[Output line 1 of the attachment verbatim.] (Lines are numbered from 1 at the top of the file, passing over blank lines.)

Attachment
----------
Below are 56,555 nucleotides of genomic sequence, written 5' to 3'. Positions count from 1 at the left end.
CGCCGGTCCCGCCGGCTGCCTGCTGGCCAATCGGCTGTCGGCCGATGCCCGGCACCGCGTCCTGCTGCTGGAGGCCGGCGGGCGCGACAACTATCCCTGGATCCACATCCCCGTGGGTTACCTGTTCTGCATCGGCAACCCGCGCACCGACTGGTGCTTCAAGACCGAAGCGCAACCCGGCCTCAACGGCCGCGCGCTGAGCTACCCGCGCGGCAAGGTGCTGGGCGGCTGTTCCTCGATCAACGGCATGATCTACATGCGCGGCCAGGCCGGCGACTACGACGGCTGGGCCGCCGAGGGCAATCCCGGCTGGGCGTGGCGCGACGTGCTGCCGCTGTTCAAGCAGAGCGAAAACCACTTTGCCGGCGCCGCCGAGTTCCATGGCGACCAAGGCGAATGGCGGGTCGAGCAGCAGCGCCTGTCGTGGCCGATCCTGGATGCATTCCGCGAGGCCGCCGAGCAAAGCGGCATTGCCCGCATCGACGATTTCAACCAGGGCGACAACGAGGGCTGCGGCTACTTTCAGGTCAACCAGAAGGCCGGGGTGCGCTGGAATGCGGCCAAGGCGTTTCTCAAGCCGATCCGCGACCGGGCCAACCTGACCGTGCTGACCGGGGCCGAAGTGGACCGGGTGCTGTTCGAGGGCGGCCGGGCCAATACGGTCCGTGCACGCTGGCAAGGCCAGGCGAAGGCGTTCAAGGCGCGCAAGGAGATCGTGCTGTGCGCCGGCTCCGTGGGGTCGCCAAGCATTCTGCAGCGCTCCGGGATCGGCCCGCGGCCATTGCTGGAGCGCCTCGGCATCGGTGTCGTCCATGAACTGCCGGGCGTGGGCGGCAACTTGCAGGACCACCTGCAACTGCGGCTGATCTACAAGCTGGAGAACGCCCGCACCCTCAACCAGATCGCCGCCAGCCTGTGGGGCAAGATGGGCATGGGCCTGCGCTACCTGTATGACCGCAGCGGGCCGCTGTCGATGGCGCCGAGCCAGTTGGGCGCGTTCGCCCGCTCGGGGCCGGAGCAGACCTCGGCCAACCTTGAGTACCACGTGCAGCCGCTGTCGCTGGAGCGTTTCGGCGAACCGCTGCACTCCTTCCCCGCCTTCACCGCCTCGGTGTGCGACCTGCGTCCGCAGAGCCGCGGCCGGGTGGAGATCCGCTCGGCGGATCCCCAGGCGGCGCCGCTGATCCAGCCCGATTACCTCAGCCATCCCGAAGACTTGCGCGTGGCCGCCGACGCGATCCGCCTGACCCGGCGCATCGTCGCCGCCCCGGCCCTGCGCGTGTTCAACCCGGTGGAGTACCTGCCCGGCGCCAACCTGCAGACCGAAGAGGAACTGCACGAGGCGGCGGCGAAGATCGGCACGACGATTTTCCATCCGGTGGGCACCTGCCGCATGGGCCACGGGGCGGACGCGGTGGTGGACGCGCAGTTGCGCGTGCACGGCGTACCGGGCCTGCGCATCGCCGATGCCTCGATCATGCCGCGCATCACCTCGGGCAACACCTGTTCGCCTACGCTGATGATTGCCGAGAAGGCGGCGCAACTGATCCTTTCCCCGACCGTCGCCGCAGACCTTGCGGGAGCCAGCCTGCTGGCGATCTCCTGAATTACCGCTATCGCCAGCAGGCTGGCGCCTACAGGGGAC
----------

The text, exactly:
Below are 56,555 nucleotides of genomic sequence, written 5' to 3'. Positions count from 1 at the left end.